WALL STREET EXPECTS FED TO SLASH RATES TO ZERO PERCENT
- Wall Street is increasingly expecting the Federal Reserve to slash borrowing costs to zero amid the coronavirus outbreak.
- Interest-rates futures traders are pricing in a roughly 51% probability that interest rates will hit the zero lower bound by April.
- The sharp rise in rate-cut expectations came as the outbreak sparked fears about a downturn in the largest economy.
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As the coronavirus outbreak raises alarm about the US economy, Wall Street is increasingly expecting the Federal Reserve to slash borrowing costs to zero.
Interest-rates futures traders are pricing in a roughly 51% probability that interest rates will hit the zero lower bound by April, the closely monitored FedWatch tool from CME Group indicated early Monday.
The sharp rise in rate-cut expectations came as the respiratory illness COVID-19 spreads throughout the US, prompting forecasters to factor in the potential for a downturn in the largest economy.
Following an emergency US rate cut last week, CME Group noted that the tool may not fully reflect the latest market conditions. The policy-setting Federal Open Market Committee on Tuesday unexpectedly lowered interest rates by 50 basis points, to a range of 1% and 1.25%, the deepest one-time cut in the US since the financial crisis a decade ago.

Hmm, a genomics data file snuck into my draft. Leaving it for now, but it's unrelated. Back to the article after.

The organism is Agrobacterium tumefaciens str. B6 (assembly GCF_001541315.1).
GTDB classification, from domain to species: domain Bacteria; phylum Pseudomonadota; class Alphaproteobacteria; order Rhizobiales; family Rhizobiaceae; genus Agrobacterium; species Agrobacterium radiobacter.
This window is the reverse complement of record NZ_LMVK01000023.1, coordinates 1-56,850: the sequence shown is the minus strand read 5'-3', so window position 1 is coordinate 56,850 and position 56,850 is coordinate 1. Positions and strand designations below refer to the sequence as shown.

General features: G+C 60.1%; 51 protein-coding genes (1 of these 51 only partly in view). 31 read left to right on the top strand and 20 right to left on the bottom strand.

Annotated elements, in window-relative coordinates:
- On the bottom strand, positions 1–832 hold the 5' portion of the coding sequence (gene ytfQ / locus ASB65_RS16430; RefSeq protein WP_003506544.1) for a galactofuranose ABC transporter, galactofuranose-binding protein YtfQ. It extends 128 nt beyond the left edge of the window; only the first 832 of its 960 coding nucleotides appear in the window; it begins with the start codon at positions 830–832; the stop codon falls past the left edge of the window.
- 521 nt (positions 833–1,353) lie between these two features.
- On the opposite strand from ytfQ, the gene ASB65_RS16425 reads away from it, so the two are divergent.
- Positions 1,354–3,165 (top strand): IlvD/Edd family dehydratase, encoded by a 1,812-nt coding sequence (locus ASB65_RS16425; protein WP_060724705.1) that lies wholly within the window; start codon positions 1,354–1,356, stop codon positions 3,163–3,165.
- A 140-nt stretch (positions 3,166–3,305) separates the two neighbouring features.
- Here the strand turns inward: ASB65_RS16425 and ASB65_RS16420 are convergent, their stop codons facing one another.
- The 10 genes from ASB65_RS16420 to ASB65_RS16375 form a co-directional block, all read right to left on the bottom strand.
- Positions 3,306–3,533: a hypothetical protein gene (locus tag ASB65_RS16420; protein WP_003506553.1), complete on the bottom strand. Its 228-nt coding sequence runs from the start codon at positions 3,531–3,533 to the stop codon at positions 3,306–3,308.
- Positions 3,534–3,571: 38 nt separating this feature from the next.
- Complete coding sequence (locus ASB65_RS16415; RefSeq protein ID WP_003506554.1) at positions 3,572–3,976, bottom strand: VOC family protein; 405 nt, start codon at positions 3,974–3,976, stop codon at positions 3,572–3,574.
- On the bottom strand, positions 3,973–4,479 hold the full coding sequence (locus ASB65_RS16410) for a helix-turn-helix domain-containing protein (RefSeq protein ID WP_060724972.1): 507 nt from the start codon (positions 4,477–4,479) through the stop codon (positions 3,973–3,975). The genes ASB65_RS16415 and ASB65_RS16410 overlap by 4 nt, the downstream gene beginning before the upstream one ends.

“Calculations are based on scenarios that most commonly occur at scheduled FOMC meetings,” CME Group said, adding that “the tool is expected to revert to typical results after the March 18 FOMC meeting.”
But rate cuts in the US and elsewhere, along with a wave of pledges to combat COVID-19 through fiscal policy, have failed to satisfy financial markets. On Monday, Goldman Sachs forecast that interest rates would hit record lows this spring but added that monetary policy would not be particularly effective in the face of the outbreak.
“Not only are lower borrowing costs unlikely to induce spending by people who are afraid of face-to-face interactions, but in addition, many central banks are already close to the effective lower bound on interest rates,” Jan Hatzius, the bank’s chief economist, said in a note to clients. “Nevertheless, monetary policymakers will want to do what they can.”